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Japanese Sword.

Article about: Hi Chaps. A guy I work with asked me if I could find out anything about this sword that belonged to his Grandfather, who swopped it at the end of the war for his Greatcoat. The blade and sca

  1. #1

    Default Japanese Sword.

    Hi Chaps.
    A guy I work with asked me if I could find out anything about this sword that belonged to his Grandfather, who swopped it at the end of the war for his Greatcoat.
    The blade and scabbard are matching numbers.
    Would appreciate any information anyone can give, as well as a value.
    Best regards
    Mark
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  2. #2

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    Yes, nice post. I'm sure the experts here will tell you what it is. I'm not an expert, but tell your friend the soldiers took their family inherited swords into battle with them, and this one is not al old one, and doesn't appear to have a signed tsuba, so is not among the more valuable. Is there a pin in the handle you can pull out to see the tang, if it is signed?

  3. #3

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    Thanks for your quick reply. Unfortunately I do not have the sword, and only took pictures, but I can ask when I see him tomorrow.
    Cheers.

  4. #4
    ?

    Default

    It is a Japanese type 95 NCO sword do not take it apart. It is a very nice sword just look on ebay for price.

  5. #5

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    Quote by RH1941 View Post
    It is a Japanese type 95 NCO sword do not take it apart. It is a very nice sword just look on ebay for price.
    The NCO pattern swords are all period machine made and as RH1941 states, not meant to be taken apart as it serves no purpose.
    BOB

    LIFE'S LOSERS NEVER LEARN FROM THE ERROR OF THEIR WAYS.

  6. #6

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    Quote by der alte oberst View Post
    Yes, nice post. I'm sure the experts here will tell you what it is. I'm not an expert, but tell your friend the soldiers took their family inherited swords into battle with them, and this one is not al old one, and doesn't appear to have a signed tsuba, so is not among the more valuable. Is there a pin in the handle you can pull out to see the tang, if it is signed?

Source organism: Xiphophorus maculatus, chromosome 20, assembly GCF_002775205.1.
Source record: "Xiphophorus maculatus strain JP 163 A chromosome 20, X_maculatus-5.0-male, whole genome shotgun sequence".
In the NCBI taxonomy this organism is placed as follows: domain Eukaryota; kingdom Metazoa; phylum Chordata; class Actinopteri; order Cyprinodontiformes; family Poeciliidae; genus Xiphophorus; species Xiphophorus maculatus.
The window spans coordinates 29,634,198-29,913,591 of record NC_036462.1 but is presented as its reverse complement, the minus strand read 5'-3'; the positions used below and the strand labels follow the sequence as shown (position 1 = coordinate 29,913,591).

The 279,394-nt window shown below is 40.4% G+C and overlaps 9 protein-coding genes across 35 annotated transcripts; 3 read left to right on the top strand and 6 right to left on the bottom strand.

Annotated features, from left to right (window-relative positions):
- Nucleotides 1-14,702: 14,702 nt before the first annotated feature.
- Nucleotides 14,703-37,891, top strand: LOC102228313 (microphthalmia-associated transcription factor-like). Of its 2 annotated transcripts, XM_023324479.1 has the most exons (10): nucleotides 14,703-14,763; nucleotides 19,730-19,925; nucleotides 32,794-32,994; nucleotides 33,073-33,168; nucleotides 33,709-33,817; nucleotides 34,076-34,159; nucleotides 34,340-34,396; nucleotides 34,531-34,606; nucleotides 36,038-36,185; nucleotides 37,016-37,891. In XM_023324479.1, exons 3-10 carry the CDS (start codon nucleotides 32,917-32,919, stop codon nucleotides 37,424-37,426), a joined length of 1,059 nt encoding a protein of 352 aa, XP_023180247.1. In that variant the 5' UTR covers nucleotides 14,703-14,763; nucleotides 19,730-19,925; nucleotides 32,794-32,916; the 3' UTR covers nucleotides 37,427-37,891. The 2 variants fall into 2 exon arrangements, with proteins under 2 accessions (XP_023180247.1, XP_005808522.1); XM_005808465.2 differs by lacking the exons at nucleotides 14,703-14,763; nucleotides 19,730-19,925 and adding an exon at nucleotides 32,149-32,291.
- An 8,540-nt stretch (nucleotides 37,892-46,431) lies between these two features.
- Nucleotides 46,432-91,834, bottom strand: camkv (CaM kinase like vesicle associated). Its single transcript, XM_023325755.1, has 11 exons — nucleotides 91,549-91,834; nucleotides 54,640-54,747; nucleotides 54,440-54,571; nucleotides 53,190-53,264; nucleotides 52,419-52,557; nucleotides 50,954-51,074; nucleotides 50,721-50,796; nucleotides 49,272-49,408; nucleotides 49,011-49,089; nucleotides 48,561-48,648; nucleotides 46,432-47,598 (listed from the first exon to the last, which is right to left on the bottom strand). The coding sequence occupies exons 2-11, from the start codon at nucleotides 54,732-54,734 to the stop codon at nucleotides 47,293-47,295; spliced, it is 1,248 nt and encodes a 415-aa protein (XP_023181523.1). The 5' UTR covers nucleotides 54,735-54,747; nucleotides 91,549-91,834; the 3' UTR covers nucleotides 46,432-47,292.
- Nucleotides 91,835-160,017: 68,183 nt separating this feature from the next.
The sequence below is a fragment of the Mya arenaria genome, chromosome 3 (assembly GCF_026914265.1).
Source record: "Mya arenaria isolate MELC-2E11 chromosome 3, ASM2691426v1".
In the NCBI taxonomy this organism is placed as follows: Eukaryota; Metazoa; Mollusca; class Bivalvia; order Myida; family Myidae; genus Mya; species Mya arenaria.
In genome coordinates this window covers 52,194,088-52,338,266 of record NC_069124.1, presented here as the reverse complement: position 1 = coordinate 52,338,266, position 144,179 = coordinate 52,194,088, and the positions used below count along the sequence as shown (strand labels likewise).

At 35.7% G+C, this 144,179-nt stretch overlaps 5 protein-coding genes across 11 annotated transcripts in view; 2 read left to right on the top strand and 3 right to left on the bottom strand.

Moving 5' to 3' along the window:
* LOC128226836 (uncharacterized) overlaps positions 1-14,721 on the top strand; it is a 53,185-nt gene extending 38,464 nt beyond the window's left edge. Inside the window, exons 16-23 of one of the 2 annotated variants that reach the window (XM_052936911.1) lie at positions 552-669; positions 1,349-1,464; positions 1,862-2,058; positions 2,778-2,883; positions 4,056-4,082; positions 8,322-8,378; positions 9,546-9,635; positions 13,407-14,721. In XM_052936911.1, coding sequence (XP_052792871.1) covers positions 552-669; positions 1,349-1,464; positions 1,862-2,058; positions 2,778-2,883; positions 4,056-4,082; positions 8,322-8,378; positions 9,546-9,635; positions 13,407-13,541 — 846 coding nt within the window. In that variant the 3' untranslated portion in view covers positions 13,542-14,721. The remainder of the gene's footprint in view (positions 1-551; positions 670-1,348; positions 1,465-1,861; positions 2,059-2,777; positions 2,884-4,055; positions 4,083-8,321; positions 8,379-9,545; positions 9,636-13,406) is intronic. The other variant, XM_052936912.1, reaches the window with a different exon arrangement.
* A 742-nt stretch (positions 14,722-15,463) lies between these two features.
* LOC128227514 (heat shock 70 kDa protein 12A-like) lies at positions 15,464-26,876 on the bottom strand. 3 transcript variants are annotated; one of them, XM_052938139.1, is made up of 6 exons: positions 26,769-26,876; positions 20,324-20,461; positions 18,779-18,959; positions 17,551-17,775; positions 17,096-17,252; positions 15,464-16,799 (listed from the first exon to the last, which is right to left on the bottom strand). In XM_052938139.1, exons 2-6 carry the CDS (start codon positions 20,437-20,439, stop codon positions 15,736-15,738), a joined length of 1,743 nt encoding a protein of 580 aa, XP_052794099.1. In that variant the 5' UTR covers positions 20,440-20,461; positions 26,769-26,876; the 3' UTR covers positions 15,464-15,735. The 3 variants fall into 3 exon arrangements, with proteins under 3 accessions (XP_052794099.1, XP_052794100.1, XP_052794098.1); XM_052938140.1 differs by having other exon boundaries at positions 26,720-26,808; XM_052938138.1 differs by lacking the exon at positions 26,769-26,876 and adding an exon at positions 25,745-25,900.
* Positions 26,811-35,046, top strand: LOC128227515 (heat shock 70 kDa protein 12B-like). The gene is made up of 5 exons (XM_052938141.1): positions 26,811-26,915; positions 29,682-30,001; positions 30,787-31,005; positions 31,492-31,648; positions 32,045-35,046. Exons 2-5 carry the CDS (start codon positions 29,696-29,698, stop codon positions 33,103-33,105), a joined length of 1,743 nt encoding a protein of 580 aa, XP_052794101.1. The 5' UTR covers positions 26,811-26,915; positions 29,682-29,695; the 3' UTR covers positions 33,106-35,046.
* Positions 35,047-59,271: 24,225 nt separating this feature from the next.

With no disrespect meant, bad advice is usually far worse than no advice.
    BOB

    LIFE'S LOSERS NEVER LEARN FROM THE ERROR OF THEIR WAYS.

  7. #7

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    Thank you Bob for correcting me. I had a japanese`sword that had a singlr wooden peg easily removed to slide the handle off. Was that typical? Mine had a signed tang and tsuba.

  8. #8

    Default

    Quote by der alte oberst View Post
    Thank you Bob for correcting me. I had a japanese`sword that had a singlr wooden peg easily removed to slide the handle off. Was that typical? Mine had a signed tang and tsuba.
    The officer models had a removable bamboo tapered pin, which allowed for the sword to be broken down for maintenance. The NCO swords had no such feature and were intended to never be broken down.
    BOB

    LIFE'S LOSERS NEVER LEARN FROM THE ERROR OF THEIR WAYS.

  9. #9
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    Default

    Hello Mark,

    If you have a few minutes read over this linked thread. It will explain more about the sword.

    IJA Type 95 NCO Sword Info

    Regards,
    Stu

  10. #10
    ?

    Default

    Without seeing/knowing more about the blade value is difficult to attach. If the cutting edge is free of nicks and all is tight then perhaps 650-700. If the blade surface is free of rust and discoloration then perhaps a couple hundred more.

    Regards,
    Stu

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